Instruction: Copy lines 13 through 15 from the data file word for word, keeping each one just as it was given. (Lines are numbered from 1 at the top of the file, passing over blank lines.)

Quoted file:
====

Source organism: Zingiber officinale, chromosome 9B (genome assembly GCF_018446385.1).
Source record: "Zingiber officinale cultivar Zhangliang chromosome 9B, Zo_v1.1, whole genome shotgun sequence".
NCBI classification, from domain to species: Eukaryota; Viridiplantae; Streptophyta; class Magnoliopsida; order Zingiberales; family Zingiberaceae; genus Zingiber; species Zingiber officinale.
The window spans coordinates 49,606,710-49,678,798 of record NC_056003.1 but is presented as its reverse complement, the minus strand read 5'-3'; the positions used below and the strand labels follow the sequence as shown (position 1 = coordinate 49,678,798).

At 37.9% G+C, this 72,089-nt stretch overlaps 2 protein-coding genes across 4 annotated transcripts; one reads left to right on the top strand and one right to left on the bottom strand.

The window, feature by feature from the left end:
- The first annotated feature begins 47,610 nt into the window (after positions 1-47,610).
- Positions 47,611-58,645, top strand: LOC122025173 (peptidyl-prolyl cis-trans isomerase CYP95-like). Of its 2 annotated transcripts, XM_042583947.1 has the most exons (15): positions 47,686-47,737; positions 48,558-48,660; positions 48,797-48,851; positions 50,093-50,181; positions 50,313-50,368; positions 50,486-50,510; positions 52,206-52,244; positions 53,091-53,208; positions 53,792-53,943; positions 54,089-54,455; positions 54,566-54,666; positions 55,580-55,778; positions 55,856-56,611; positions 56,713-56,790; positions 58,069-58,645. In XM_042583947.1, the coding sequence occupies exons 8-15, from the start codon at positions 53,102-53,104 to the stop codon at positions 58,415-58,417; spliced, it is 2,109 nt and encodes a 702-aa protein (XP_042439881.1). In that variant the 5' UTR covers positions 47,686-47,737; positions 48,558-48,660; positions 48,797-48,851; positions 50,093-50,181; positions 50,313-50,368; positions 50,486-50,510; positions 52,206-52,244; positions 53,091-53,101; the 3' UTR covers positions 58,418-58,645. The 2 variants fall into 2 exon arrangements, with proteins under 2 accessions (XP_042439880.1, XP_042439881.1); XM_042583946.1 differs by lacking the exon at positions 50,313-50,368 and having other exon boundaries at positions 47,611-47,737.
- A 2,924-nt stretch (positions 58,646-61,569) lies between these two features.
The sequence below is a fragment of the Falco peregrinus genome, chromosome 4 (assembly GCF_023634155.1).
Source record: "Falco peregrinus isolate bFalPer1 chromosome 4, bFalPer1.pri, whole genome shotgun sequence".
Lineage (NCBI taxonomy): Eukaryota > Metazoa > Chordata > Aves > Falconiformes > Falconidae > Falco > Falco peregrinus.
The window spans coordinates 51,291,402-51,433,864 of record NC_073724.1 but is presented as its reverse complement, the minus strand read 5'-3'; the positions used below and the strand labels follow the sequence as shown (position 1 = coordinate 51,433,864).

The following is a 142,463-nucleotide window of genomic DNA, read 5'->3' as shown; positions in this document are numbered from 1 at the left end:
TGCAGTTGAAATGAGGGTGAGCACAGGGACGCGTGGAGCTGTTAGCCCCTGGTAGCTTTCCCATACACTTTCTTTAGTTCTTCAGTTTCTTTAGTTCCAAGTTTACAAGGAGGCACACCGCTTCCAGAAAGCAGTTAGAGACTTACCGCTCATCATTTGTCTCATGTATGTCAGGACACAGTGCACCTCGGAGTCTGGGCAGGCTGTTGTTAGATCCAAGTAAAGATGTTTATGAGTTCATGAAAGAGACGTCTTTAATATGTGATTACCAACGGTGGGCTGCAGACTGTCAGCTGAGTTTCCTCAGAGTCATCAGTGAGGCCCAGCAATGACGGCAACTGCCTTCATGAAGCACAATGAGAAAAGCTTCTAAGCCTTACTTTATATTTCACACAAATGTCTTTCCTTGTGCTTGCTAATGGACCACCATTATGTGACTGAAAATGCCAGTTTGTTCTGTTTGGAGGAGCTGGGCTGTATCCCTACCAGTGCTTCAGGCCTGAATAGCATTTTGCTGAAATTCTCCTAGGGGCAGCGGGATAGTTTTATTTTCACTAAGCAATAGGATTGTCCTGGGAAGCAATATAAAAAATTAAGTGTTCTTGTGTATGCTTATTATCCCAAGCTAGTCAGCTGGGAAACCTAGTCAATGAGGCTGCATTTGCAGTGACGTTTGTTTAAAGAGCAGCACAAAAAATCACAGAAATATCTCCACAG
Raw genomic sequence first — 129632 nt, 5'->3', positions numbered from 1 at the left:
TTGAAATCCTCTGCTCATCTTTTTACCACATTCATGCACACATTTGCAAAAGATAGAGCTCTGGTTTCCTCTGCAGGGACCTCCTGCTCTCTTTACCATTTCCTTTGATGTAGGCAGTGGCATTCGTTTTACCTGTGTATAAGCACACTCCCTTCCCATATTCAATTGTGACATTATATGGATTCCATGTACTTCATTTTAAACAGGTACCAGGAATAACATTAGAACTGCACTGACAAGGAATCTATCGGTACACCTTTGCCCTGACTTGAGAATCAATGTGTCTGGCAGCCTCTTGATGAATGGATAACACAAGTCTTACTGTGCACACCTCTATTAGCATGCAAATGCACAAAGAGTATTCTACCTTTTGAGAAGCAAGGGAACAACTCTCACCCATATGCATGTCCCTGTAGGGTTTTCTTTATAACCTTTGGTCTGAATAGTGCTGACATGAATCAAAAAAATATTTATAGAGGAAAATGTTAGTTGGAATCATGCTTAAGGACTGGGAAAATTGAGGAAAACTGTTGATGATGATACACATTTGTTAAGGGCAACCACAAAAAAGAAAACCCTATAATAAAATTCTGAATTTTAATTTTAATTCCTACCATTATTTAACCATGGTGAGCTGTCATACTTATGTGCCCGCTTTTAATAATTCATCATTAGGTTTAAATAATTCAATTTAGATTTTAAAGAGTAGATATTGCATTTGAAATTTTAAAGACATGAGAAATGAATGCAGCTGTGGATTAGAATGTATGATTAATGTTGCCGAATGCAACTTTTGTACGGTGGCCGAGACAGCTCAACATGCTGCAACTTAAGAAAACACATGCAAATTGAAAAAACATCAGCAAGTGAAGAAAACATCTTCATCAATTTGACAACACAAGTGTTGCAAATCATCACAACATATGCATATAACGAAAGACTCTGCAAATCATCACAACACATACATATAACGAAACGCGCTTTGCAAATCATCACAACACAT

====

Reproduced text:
The window spans coordinates 51,291,402-51,433,864 of record NC_073724.1 but is presented as its reverse complement, the minus strand read 5'-3'; the positions used below and the strand labels follow the sequence as shown (position 1 = coordinate 51,433,864).

The following is a 142,463-nucleotide window of genomic DNA, read 5'->3' as shown; positions in this document are numbered from 1 at the left end:
TGCAGTTGAAATGAGGGTGAGCACAGGGACGCGTGGAGCTGTTAGCCCCTGGTAGCTTTCCCATACACTTTCTTTAGTTCTTCAGTTTCTTTAGTTCCAAGTTTACAAGGAGGCACACCGCTTCCAGAAAGCAGTTAGAGACTTACCGCTCATCATTTGTCTCATGTATGTCAGGACACAGTGCACCTCGGAGTCTGGGCAGGCTGTTGTTAGATCCAAGTAAAGATGTTTATGAGTTCATGAAAGAGACGTCTTTAATATGTGATTACCAACGGTGGGCTGCAGACTGTCAGCTGAGTTTCCTCAGAGTCATCAGTGAGGCCCAGCAATGACGGCAACTGCCTTCATGAAGCACAATGAGAAAAGCTTCTAAGCCTTACTTTATATTTCACACAAATGTCTTTCCTTGTGCTTGCTAATGGACCACCATTATGTGACTGAAAATGCCAGTTTGTTCTGTTTGGAGGAGCTGGGCTGTATCCCTACCAGTGCTTCAGGCCTGAATAGCATTTTGCTGAAATTCTCCTAGGGGCAGCGGGATAGTTTTATTTTCACTAAGCAATAGGATTGTCCTGGGAAGCAATATAAAAAATTAAGTGTTCTTGTGTATGCTTATTATCCCAAGCTAGTCAGCTGGGAAACCTAGTCAATGAGGCTGCATTTGCAGTGACGTTTGTTTAAAGAGCAGCACAAAAAATCACAGAAATATCTCCACAG